Off-line confinement: France bans first ever internet user from web surfing

Off-line confinement: France bans first ever internet user from web surfing
A French court has sentenced an internet user to 15 days without online access. The French digital minister recently commented that cutting off internet was “like cutting off their water”, and it would prove difficult to enforce.

The landmark ruling was issued at the end of May, and is likely both the first and last time it will ever happen. An appeal against the case is possible for the ten days after the ruling.

The sentence was first revealed by website PCInpact this week and confirmed Friday by the government officials responsible for administering the law. The individual in question remains unnamed.

The ban was supplemented by a 600 euro fine, after the user was convicted under a “three strikes” rule for repeatedly illegally downloading material.

Despite the offender being cut off from the “public” web, he is still able to access services deemed “essential” such as his email.

The impossibility of such a filter being created was emphasized by the president of Commission nationale de l'informatique et des libertés (CNIL): “All the operators do not have the technical capacity to carry out such a selective suspension,” said Alex Türk.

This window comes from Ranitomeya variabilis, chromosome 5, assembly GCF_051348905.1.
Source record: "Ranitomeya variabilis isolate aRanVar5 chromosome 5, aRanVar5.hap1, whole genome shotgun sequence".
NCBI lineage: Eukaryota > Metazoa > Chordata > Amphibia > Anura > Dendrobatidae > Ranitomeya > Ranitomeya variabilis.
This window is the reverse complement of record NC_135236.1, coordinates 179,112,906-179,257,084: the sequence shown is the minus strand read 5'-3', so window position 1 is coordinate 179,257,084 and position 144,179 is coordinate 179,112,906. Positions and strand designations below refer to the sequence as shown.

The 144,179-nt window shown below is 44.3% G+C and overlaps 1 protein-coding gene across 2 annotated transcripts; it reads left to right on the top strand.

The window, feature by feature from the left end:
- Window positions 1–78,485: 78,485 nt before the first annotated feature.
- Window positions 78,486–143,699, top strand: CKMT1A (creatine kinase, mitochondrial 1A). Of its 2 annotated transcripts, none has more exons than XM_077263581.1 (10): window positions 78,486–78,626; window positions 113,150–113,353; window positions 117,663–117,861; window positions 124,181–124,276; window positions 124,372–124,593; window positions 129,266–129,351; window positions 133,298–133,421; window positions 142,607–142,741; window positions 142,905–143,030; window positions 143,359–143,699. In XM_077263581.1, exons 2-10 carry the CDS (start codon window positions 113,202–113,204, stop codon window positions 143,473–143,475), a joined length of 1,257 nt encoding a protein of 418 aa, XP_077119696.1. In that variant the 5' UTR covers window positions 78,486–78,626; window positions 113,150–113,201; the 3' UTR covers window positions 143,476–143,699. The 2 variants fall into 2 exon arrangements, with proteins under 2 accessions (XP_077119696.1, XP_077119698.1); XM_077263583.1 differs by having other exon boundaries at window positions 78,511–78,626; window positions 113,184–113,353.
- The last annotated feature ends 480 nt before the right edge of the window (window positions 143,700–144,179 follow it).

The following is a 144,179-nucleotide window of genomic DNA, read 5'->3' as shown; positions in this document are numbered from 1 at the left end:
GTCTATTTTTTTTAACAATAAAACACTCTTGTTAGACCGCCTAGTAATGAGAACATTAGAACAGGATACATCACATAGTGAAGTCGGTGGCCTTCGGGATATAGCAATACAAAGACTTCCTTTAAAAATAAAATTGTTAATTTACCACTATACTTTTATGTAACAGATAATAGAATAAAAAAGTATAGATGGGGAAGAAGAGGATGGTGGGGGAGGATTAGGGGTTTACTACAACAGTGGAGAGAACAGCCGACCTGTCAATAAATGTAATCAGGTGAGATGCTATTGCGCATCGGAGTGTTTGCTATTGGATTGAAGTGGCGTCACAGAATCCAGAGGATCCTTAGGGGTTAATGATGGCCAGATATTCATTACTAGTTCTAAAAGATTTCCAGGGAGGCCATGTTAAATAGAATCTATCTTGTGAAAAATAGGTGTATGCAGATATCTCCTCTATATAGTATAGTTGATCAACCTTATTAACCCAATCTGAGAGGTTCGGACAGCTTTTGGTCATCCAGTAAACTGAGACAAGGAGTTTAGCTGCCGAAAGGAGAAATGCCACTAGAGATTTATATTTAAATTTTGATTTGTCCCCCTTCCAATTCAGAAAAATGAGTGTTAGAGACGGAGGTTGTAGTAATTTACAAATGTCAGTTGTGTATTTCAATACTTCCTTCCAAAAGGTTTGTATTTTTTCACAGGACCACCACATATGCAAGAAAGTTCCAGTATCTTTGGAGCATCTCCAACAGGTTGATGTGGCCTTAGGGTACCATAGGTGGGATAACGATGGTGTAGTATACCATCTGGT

French Culture Minister Aurélie Filippetti told PC Inpact that the law ensuring a potential internet ban on repeated offenders was close to being dissolved, with the likelihood that it would be replaced by the imposition of fines.

The monitoring of illegal downloads will soon be transferred to French media regulator CSA (Conseil Supérieur de l’Audiovisuel), who are more inclined towards the financial penalty.

“In this day and age it's not possible to cut off someone’s Internet access. It's like cutting off their water,” French Digital Minister Fleur Pellerin said at a press conference in Sweden last week.

Internet bans in the US have been repeatedly overturned, with a 2010 court stating that an internet ban imposed on a sex offender was “substantively unreasonable” and “aggressively interferes with the goal of rehabilitation,” according to the U.S. Court of Appeals for the District of Columbia.

 The European Court of Human Rights asserted the right of individuals to access the internet in 2012, stating that it has “now become one of the principal means of exercising the right to freedom of expression and information.”